AP Golf Writer
HOYLAKE, England (AP) -- Jason Day won the Match Play Championship, and then played only one tournament (the Masters) over the next three months because of a thumb injury. So imagine the scare at the British Open when he took a practice swing and felt a stinging sensation from his left hand.
It wasn't the thumb. It was his wrist.
"I took a practice swing and something popped in my left side, and it was kind of like a tingling sensation through my hand, and it went straight up to my elbow," Day said Friday after a birdie on the 18th hole for a 73 that assured he would at least make the cut.
It happened on Thursday, and Day said it bugged him the rest of the day. He received treatment and played the second round with his wrist heavily taped.
At least this injury doesn't appear to be serious.
"I've had wrist injuries before," Day said. "And it just didn't feel like it was a harm to me. So I just wanted to get through the round and see the guys, see how it went. And today it was only one shot where it felt bad."
Day said he had a similar problem last year at the British Open, only the pain was in his right side.
"It's very firm here. The ground is very firm," the Australian said. "And then you hit in the long stuff and you're kind of gouging it out. ... So every time I come here I know that I have to get my forearm loosened up. Once they tighten up, something pops in my wrist and goes up my elbow. So that's kind of one thing that I need. Or hit more fairways. That's probably a good idea. Hit more fairways."
BUBBA TV: Bubba Watson knew he was going to miss the cut at 4-over 146, but he had to wait until Friday afternoon to make sure. He was headed home to watch coverage of the British Open on the BBC and hang out with some friends.
Wait. Bubba watches golf on TV?
"I do like this when I don't have anything else to watch," Watson said. "At home, I won't sit and watch golf -- unless it's the Masters. Everybody loves the Masters."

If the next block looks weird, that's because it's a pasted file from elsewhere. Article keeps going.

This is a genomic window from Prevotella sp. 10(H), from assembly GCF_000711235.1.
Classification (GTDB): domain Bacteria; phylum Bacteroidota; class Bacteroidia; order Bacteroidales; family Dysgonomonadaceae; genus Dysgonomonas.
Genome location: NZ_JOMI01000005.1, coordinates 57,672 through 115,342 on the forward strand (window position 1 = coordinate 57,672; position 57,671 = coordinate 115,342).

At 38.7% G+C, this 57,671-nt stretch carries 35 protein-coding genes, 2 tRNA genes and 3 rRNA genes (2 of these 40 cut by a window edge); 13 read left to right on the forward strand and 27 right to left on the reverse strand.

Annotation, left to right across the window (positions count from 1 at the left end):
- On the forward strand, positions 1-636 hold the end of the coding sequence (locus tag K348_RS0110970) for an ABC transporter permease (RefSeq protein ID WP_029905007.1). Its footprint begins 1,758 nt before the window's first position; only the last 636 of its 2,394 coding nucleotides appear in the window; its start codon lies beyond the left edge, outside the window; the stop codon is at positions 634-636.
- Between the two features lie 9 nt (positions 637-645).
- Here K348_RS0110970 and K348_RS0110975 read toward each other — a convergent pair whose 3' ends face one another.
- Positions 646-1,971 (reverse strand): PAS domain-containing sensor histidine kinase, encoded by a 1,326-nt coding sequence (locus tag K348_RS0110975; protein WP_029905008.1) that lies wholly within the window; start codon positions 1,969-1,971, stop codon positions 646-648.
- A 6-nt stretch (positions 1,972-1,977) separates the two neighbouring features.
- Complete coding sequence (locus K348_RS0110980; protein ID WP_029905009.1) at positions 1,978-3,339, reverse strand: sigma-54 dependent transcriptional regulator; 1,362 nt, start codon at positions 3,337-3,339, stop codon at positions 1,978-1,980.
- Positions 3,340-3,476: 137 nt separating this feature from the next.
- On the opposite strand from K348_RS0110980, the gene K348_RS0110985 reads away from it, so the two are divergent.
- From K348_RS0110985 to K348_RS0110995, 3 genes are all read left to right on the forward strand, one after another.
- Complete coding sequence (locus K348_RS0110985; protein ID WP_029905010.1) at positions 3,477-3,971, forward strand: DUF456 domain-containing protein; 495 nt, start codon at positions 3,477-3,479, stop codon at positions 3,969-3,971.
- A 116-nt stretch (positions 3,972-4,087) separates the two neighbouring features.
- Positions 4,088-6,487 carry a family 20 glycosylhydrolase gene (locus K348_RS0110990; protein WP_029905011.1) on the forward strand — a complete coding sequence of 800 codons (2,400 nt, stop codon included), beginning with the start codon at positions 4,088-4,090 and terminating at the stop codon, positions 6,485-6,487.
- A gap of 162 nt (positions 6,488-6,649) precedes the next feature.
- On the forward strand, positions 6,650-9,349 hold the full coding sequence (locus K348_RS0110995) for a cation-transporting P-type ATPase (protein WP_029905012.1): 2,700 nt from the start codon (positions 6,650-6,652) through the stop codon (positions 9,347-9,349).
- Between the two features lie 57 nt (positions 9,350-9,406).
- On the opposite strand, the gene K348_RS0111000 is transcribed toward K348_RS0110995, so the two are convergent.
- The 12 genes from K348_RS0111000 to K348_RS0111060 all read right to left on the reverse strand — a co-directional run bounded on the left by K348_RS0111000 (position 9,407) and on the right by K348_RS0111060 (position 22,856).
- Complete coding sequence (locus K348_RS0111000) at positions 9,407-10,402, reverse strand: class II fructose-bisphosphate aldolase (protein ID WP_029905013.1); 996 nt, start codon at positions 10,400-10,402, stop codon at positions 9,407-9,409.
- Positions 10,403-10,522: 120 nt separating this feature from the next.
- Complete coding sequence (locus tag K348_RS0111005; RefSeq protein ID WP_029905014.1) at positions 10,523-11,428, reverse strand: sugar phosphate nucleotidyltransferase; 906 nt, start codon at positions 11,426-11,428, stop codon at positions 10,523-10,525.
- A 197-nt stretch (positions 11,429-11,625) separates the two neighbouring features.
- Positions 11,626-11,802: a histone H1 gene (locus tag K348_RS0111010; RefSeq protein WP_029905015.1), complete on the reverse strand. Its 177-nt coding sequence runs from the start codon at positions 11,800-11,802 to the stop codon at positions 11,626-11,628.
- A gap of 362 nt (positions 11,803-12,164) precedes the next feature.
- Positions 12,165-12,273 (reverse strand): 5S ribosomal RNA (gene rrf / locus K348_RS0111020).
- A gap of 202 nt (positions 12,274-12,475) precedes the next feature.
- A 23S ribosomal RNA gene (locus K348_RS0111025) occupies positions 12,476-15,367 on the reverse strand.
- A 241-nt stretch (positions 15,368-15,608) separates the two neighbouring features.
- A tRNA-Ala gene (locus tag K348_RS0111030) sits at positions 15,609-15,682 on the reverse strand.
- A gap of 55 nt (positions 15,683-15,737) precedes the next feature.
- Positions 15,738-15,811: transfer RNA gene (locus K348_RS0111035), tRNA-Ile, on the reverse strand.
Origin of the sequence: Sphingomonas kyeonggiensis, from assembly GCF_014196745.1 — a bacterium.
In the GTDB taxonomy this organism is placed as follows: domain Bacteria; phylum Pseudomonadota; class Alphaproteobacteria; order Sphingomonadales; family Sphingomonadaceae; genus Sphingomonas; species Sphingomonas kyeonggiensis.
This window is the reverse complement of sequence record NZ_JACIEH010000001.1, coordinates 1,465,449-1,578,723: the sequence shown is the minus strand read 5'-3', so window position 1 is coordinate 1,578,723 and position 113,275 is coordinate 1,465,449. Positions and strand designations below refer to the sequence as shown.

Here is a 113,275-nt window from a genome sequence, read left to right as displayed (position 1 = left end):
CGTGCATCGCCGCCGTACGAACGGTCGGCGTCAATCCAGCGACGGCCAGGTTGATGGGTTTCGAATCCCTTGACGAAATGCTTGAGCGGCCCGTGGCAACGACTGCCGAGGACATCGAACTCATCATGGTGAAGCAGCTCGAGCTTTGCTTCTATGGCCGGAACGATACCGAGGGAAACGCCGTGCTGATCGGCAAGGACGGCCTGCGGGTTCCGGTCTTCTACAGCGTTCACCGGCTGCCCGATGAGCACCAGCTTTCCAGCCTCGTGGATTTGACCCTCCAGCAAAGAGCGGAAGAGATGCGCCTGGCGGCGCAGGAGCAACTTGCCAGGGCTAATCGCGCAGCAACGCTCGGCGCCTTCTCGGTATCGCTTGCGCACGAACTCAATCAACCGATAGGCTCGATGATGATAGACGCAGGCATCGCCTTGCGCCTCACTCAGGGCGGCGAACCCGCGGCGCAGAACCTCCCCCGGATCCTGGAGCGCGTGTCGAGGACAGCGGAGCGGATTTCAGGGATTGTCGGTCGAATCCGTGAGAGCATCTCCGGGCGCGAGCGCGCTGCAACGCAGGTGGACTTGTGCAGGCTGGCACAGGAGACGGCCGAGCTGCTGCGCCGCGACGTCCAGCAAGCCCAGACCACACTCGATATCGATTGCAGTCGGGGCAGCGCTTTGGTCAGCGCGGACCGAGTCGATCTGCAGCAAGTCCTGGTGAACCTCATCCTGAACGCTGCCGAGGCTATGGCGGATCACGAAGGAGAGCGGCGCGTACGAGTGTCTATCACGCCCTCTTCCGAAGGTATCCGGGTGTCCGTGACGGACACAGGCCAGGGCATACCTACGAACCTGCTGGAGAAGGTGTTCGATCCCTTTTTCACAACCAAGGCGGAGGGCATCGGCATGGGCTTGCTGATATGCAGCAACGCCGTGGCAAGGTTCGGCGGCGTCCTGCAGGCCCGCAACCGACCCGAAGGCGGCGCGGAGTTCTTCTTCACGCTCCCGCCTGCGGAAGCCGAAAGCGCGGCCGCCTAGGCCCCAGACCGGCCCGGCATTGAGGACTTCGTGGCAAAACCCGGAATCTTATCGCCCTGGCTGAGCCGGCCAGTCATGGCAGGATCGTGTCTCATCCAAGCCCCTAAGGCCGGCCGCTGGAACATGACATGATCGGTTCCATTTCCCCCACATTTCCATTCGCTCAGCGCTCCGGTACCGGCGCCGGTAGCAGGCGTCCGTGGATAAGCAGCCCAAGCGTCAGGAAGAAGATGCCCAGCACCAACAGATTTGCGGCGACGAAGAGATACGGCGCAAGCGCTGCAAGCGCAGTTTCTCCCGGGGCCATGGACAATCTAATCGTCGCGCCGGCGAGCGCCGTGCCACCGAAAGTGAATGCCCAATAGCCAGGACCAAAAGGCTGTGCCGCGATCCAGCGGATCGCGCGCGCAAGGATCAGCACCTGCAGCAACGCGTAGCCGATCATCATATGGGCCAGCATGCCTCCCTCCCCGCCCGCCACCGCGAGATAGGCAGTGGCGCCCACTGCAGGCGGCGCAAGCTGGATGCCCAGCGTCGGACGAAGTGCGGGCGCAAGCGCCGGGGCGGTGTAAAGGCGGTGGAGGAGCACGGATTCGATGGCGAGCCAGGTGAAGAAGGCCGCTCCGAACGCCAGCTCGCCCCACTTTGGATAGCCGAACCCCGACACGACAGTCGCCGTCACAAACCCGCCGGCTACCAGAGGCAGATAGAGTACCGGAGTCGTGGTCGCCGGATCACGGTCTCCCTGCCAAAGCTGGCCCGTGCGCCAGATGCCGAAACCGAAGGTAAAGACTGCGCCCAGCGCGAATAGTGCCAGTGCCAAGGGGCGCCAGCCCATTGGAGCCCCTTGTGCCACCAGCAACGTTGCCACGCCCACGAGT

Watson, of course, is never home for the Masters.
"I watch the replay a lot," the two-time Masters champion said. "I've got two favorite years I watch all the time. But over here we'll watch it because it's neat. This is how golf is intended to be played. So yeah, it's fun to watch the bounces and everything."
Watson said the only golf -- outside the Masters -- he'll watch in America is the LPGA Tour because "they're always positive."
"It would be rare to hear a negative comment," Watson said. "I hate the negative comments. I mean, guys are trying their hardest. We always hear, 'Oh, that's terrible,' and this and that. 'I did this when I was 17 years old. Shot 63 before.' That's why I don't watch coverage anymore. There's too much negative stuff going on in the world -- not just golf, the whole world. Just can't even watch the stuff."
HAAS RULING: Bill Haas thought he might be in danger of missing the cut. Instead he shot a 2-under 70 and was near the leaders when he finished. He was helped by a huge break and a ruling that required some clarification.
Haas hit his tee shot on the 17th into high rough, and with about a minute left in the five minutes they were allowed to search, the ball was found.
That was the first good break. The next one was just as important.
"It had been stepped on, but in the hay," Haas said. "The person who found it said it was kicked, but he didn't step on it. But we determined the lie had been altered."
Miguel Angel Jimenez thought Haas was getting relief for an embedded lie, which he didn't think was allowed at The Open. He asked Haas to get a second opinion -- the first ruling came from USGA executive director Mike Davis.
Haas was given relief under Rule 18-1 because someone else moved the ball, and he was allowed to replace it under Rule 20-3b because the lie had been altered. Jimenez did not appear happy, mainly because he sought relief from an embedded lie a few years at The Open was denied.